J Plant Ecol ›› 2014, Vol. 7 ›› Issue (1): 56-67.

• Research Articles •

### Litter mixing significantly affects decomposition in the Hulun Buir meadow steppe of Inner Mongolia, China

Caihong Zhang1,2, Shenggong Li1,*, Leiming Zhang1, Xiaoping Xin3 and Xingren Liu4

1. 1 Key Laboratory of Ecosystem Network Observation and Modeling, Institute of Geographic Sciences and Natural Resources Research, Chinese Academy of Sciences, Datun Road 11A, Chaoyang, Beijing 100101, China; 2 University of Chinese Academy of Sciences, Beijing 100049, China; 3 Institute of Agricultural Resources and Regional Planning, Chinese Academy of Agricultural Sciences, Beijing 100081, China; 4 Institute of Environment and Sustainable Development in Agriculture, Chinese Academy of Agricultural Sciences, Beijing 100081, China
• Received:2012-10-09 Accepted:2013-04-15 Published:2014-01-24
• Contact: Li, Shenggong

Abstract: Aims We explored the decomposition rates of single- and mixed-species litter, the litter-mixing effect and the effect of component litters in a mixture on decomposition.
Methods In a litter bag experiment, shoot litters from two dominant grasses (Leymus chinensis and Stipa baicalensis) and one legume (Melissitus ruthenica) were decomposed separately and as a mixture from May 2010 to September 2011 in the Hulun Buir meadow steppe of Inner Mongolia, China. We separated the litter mixture into its individual component litters (i.e. the different single-species litters) and analyzed the changes in litter mass remaining and litter nitrogen (N) remaining during single- and mixed-species litter decomposition.
Important findings (i) Litter mixing had significant positive effects on litter decomposition. The litter-mixing effect was strongest for the mixture of S. baicalensis and L. chinensis litters, followed by the mixture of S. baicalensis and M. ruthenica litters. (ii) Single-species component litters decomposed faster in the mixtures than separately (positive effect), but these effects were not significant for legume species M. ruthenica litter. Relative to single-species litter decomposition, the decomposition rates of the two grass (S. baicalensis and L. chinensis) litters significantly increased when they were mixed with each other or with M. ruthenica litter. (iii) For each species litter type, the percentage of litter N remaining during decomposition (N R) differed between the single-species litter and mixed litter treatments. The N R of S. baicalensis litter was higher when it was decomposed in the mixture than in isolation. However, the N R of L. chinensis litter was lowest in its mixture with M. ruthenica among the treatments. Regardless of its decomposition in the mixture or in isolation, the N R of M. ruthenica litter varied little among treatments. There was a significant positive relationship between the N R and percentage of initial litter mass remaining in both the single litter and mixed litter treatments. These results suggest that N transfer may happen among component litters in mixture and further affect the decomposition.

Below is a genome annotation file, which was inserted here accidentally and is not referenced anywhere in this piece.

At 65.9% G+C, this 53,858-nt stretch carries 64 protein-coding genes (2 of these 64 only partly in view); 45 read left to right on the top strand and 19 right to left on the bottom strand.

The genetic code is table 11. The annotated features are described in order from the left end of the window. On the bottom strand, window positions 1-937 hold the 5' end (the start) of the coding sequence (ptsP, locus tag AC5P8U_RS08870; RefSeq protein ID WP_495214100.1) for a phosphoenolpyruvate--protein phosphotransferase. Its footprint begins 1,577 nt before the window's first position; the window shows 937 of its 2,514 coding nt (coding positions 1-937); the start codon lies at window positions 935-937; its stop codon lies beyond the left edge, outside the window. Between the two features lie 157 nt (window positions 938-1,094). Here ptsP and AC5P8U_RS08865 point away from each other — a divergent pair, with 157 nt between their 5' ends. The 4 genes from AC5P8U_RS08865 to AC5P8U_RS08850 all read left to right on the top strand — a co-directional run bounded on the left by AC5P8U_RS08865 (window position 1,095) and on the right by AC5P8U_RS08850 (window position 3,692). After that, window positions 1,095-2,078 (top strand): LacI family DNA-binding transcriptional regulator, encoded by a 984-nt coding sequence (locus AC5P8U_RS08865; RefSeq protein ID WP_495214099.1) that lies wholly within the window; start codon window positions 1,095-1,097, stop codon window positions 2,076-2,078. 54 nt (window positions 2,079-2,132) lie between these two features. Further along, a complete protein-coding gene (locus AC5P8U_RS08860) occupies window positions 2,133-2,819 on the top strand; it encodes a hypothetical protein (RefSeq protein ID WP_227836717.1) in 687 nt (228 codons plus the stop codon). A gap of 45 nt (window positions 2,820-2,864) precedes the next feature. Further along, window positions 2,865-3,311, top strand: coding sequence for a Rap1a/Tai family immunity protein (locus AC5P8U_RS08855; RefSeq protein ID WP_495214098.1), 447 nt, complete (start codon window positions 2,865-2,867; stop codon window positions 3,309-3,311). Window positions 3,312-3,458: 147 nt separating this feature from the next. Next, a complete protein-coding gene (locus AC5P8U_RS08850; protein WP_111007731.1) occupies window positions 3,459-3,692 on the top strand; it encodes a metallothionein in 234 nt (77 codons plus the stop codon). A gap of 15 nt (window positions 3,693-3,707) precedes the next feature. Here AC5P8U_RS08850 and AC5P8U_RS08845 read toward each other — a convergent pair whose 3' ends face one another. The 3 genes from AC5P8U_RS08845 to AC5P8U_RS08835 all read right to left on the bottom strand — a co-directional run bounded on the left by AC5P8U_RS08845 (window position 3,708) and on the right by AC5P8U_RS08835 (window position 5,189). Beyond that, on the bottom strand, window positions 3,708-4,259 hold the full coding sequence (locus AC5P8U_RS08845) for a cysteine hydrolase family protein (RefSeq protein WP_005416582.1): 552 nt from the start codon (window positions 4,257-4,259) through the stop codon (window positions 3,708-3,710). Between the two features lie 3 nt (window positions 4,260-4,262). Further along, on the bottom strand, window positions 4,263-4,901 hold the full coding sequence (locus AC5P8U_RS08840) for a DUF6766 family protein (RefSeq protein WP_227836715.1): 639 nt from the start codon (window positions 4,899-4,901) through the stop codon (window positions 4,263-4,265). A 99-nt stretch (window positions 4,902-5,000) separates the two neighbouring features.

Aims We explored the decomposition rates of single- and mixed-species litter, the litter-mixing effect and the effect of component litters in a mixture on decomposition.
Methods In a litter bag experiment, shoot litters from two dominant grasses (Leymus chinensis and Stipa baicalensis) and one legume (Melissitus ruthenica) were decomposed separately and as a mixture from May 2010 to September 2011 in the Hulun Buir meadow steppe of Inner Mongolia, China. We separated the litter mixture into its individual component litters (i.e. the different single-species litters) and analyzed the changes in litter mass remaining and litter nitrogen (N) remaining during single- and mixed-species litter decomposition.
Important findings (i) Litter mixing had significant positive effects on litter decomposition. The litter-mixing effect was strongest for the mixture of S. baicalensis and L. chinensis litters, followed by the mixture of S. baicalensis and M. ruthenica litters. (ii) Single-species component litters decomposed faster in the mixtures than separately (positive effect), but these effects were not significant for legume species M. ruthenica litter. Relative to single-species litter decomposition, the decomposition rates of the two grass (S. baicalensis and L. chinensis) litters significantly increased when they were mixed with each other or with M. ruthenica litter. (iii) For each species litter type, the percentage of litter N remaining during decomposition (N R) differed between the single-species litter and mixed litter treatments. The N R of S. baicalensis litter was higher when it was decomposed in the mixture than in isolation. However, the N R of L. chinensis litter was lowest in its mixture with M. ruthenica among the treatments. Regardless of its decomposition in the mixture or in isolation, the N R of M. ruthenica litter varied little among treatments. There was a significant positive relationship between the N R and percentage of initial litter mass remaining in both the single litter and mixed litter treatments. These results suggest that N transfer may happen among component litters in mixture and further affect the decomposition.